EPA's New Ozone Limit: Not Enough?

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Jim Steinfeldt / Michael Ochs Archives / Getty

Downtown Los Angeles and Hollywood enveloped in smog.

It might be a sign of how deeply environmentalists have come to distrust the Bush Administration that the head of the Environmental Protection Agency (EPA) could announce that he was actually tightening standards on air pollution — and still get hammered by green groups. That's exactly what happened Wednesday, when EPA Administrator Stephen Johnson limited the allowable level of ozone — the air pollutant that triggers smog — to 75 parts per billion. That's tighter than the current limit of effectively 84 parts per billion, but it's still much higher than the level recommended by the EPA's own scientific advisers, who suggested limiting ozone in the air to an average of between 60 and 70 parts per billion over an eight-hour period. Johnson told reporters that he had "made the most health-protective eight-hour ozone decision in the nation's history." Technically true, but environmental and health groups focused on the fact that Johnson had given no justification for ignoring scientific consensus for a lower limit. "Stephen Johnson is the only person right now who believes this level is adequate to protect human health," says John Walke, director of the Natural Resources Defense Council's Clean Air Program. "He hasn't offered any coherent explanation for why this happened."

The byproduct of nitrogen oxides and other chemicals released into the air by vehicles and power plants, ozone is one of the most pernicious pollutants in the air — and one of the hardest to get rid of. Even today, tens of millions of Americans live in areas that can't meet the current limit of 84 parts per billion, and suffer from the effects of ground-level ozone: an inflamed respiratory tract, worsened cardiovascular disease, asthma, even premature death. "It's an irritant, and it literally burns the inside of your lungs," says Dr. John Balbus, chief health scientist at the Environmental Defense Fund, who notes that children will suffer the most. Balbus says that the EPA's own studies say that bringing down the ozone limit to 65 parts per billion — the halfway point of the range suggested by science — would prevent 2,330 deaths, 4,600 emergency room visits and 1,300,000 lost school days by the year 2020, compared to the current regulation. Nor is a limit of 65 parts per billion unachievable. The European Commission mandates ozone levels at no more than 61 parts per billion, and even Canada has lower limits than those the EPA will adapt. "Smog levels have to be a lot lower before we'll be able to breathe easily in the U.S.," says Walke.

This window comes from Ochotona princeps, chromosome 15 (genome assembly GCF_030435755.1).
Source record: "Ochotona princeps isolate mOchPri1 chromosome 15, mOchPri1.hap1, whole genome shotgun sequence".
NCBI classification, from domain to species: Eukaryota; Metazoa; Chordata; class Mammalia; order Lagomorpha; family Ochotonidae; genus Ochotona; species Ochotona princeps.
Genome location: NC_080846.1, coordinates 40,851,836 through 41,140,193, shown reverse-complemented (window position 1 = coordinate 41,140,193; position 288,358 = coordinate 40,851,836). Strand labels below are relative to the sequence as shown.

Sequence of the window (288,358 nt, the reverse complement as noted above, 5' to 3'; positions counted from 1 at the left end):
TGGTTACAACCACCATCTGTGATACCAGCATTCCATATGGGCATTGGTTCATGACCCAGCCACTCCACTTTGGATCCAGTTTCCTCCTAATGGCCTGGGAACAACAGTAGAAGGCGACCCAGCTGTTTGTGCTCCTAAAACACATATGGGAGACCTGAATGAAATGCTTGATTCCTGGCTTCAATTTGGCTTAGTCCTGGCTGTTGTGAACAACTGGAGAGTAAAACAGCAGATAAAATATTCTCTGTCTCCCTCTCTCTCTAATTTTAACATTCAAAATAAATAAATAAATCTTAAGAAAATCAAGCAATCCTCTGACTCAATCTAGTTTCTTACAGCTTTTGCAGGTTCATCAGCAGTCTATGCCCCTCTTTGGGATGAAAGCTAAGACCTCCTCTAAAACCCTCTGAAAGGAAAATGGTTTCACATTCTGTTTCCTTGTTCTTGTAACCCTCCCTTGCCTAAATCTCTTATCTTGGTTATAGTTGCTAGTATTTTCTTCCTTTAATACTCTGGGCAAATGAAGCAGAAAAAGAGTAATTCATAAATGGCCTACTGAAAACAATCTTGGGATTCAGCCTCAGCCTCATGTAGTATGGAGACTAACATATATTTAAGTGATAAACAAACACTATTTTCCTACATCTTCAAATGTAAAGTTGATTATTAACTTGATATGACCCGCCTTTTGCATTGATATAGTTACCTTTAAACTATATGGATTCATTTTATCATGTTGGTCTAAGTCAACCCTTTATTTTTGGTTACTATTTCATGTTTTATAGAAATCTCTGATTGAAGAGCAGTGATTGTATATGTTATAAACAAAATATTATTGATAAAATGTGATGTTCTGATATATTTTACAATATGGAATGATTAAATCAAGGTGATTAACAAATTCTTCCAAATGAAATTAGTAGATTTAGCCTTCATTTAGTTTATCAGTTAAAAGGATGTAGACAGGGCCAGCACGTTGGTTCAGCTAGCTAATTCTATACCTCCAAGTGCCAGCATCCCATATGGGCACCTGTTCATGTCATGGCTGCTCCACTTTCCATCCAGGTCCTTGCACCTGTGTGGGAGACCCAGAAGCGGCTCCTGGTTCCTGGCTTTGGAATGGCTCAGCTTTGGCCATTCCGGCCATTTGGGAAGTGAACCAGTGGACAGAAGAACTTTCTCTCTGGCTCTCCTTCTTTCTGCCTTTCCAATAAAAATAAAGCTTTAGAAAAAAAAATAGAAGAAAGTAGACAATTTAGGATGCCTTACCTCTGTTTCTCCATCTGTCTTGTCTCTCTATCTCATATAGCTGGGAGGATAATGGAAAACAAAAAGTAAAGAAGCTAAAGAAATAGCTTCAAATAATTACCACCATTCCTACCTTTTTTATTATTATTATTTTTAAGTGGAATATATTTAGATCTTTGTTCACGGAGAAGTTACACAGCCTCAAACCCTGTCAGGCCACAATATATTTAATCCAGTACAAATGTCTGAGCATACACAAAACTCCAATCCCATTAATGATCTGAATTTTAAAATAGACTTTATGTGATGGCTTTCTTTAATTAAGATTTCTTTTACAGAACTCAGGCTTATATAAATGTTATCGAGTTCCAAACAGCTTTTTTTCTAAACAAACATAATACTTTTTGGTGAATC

So why did the EPA decide to ignore its own scientific advisers? Politics may have played a role — as did economics. The Washington Post reported that White House officials wanted to take the costs of tightening the ozone regulations into consideration when drafting new limits — something that's expressly forbidden by the Clean Air Act, which says that public health can be the only base for new regulations. The Supreme Court affirmed that fact in 2001, but in issuing the new rule, the EPA's Johnson called on Congress to rewrite the law to allow regulators to take the cost of controlling pollution into consideration. The Clean Air Act "is not a relic to be displayed in the Smithsonian but a living document that must be modernized to continue realizing the results," said Johnson.

Controlling pollution isn't cheap. Nearly 350 counties in the U.S. currently violate the new standard of 75 parts per billion, and reaching that standard will take $8.8 billion a year according to the EPA, though that number doesn't factor in the health savings that result from reduced pollution. But green groups and Democrats in Congress were livid at Johnson's suggestion, viewing it as a thinly veiled effort by the Bush Administration to weaken the country's environmental regulations. "The Bush Administration would have us replace clean air standards driven by science with standards based on the interests of polluters," Sen. Barbara Boxer, chairman of the Senate Committee on Environment and Public Works, said in a statement. "It is outrageous."

Democratic control of Congress means that any change in the Clean Air Act is very unlikely, and environmental groups have already said that they will sue the EPA to fight for stronger regulations in court. But many worry that Johnson's decision is a sign that the Bush Administration will use its final year in office to gut environmental protection whenever possible. Johnson is already under investigation for his decision in December to refuse California's routine request to impose tighter greenhouse gas regulations on its auto industry, and the EPA has come under intense criticism for failing to regulate carbon dioxide as a pollutant — despite a Supreme Court decision last year giving the agency the authority to do so. Even when new regulations are issued, like the ozone limits, they tend to be delayed — the revision of the ozone standard is more than five years overdue. "It's hard to see these decisions as anything other than politically motivated," says Walke. "They can do a lot of damage in a year." For environmentalists — and those who just want to breathe easily — that's a scary thought.